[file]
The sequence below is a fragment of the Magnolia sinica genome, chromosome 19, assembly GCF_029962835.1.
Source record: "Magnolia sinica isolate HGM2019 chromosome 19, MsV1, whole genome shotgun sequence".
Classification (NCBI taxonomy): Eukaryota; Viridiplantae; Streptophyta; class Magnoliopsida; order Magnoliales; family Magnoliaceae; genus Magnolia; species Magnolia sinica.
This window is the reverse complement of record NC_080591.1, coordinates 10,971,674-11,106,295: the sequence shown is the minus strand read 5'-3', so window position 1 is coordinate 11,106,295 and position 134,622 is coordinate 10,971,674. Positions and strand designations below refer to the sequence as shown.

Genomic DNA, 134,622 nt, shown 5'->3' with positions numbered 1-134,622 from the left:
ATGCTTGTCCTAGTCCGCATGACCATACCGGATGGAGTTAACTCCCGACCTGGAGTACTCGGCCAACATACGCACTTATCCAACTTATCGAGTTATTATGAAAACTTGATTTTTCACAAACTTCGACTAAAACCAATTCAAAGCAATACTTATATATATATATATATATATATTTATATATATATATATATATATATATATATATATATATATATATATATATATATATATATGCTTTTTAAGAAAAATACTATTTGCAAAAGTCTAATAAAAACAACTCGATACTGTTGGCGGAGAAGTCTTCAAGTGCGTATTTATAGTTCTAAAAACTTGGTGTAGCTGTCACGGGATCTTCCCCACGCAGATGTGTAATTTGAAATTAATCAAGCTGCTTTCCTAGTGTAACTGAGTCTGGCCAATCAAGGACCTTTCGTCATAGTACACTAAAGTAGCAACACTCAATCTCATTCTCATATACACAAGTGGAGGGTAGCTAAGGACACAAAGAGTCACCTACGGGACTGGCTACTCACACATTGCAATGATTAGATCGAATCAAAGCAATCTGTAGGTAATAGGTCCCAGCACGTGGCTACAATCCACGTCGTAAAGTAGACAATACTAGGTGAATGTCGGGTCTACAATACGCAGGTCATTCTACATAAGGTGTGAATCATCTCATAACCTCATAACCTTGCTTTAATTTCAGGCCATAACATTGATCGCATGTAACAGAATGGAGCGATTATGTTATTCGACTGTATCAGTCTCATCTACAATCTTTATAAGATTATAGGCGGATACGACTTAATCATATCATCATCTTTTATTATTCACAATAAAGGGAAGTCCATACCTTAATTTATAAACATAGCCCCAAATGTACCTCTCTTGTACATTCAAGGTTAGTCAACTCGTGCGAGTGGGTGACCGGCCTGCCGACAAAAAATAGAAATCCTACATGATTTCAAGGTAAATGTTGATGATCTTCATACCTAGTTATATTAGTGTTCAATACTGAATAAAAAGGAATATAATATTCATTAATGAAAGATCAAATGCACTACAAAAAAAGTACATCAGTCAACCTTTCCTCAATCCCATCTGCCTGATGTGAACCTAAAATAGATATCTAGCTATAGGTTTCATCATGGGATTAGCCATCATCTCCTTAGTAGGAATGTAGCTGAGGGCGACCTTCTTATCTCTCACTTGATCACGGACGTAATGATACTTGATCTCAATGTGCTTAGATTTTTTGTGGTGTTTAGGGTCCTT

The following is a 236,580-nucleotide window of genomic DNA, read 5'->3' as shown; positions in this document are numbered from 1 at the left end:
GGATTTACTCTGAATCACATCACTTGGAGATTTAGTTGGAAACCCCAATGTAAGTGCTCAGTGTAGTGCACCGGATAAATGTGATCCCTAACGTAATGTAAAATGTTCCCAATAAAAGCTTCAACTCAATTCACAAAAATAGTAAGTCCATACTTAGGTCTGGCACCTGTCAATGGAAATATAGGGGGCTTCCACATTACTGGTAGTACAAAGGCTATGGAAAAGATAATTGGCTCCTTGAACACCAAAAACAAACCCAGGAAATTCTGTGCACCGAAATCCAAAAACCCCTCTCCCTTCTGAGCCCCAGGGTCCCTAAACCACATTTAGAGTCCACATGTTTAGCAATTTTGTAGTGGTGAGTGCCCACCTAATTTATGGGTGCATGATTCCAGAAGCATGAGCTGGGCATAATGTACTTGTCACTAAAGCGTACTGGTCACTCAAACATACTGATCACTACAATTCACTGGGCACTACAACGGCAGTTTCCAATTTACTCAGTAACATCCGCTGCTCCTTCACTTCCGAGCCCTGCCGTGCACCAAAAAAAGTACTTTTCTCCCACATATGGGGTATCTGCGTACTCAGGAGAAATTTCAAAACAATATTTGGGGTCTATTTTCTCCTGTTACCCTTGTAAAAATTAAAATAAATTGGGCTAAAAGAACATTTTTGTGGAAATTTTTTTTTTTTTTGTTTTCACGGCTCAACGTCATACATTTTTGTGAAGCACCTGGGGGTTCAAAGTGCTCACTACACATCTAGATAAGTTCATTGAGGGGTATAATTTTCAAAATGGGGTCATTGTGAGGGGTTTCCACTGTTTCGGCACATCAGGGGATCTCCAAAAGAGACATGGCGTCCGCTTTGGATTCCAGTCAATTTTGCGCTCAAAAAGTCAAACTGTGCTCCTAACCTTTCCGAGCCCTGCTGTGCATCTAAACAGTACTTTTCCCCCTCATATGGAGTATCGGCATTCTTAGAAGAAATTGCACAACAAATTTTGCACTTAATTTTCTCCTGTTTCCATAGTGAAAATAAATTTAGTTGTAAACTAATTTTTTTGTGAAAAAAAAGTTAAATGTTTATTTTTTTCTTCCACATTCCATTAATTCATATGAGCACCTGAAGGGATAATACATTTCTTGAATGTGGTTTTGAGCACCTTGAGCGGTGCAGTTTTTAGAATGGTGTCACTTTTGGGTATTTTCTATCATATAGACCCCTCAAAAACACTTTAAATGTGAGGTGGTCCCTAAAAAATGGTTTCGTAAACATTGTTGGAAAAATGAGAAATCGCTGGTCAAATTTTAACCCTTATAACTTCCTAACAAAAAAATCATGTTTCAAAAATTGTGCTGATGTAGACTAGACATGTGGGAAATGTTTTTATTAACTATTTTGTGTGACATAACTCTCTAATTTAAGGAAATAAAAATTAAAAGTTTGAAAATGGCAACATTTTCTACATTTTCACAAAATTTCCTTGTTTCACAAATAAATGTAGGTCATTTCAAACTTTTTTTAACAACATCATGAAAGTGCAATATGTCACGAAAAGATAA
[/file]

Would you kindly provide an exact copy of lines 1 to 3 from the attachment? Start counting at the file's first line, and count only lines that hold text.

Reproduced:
The sequence below is a fragment of the Magnolia sinica genome, chromosome 19, assembly GCF_029962835.1.
Source record: "Magnolia sinica isolate HGM2019 chromosome 19, MsV1, whole genome shotgun sequence".
Classification (NCBI taxonomy): Eukaryota; Viridiplantae; Streptophyta; class Magnoliopsida; order Magnoliales; family Magnoliaceae; genus Magnolia; species Magnolia sinica.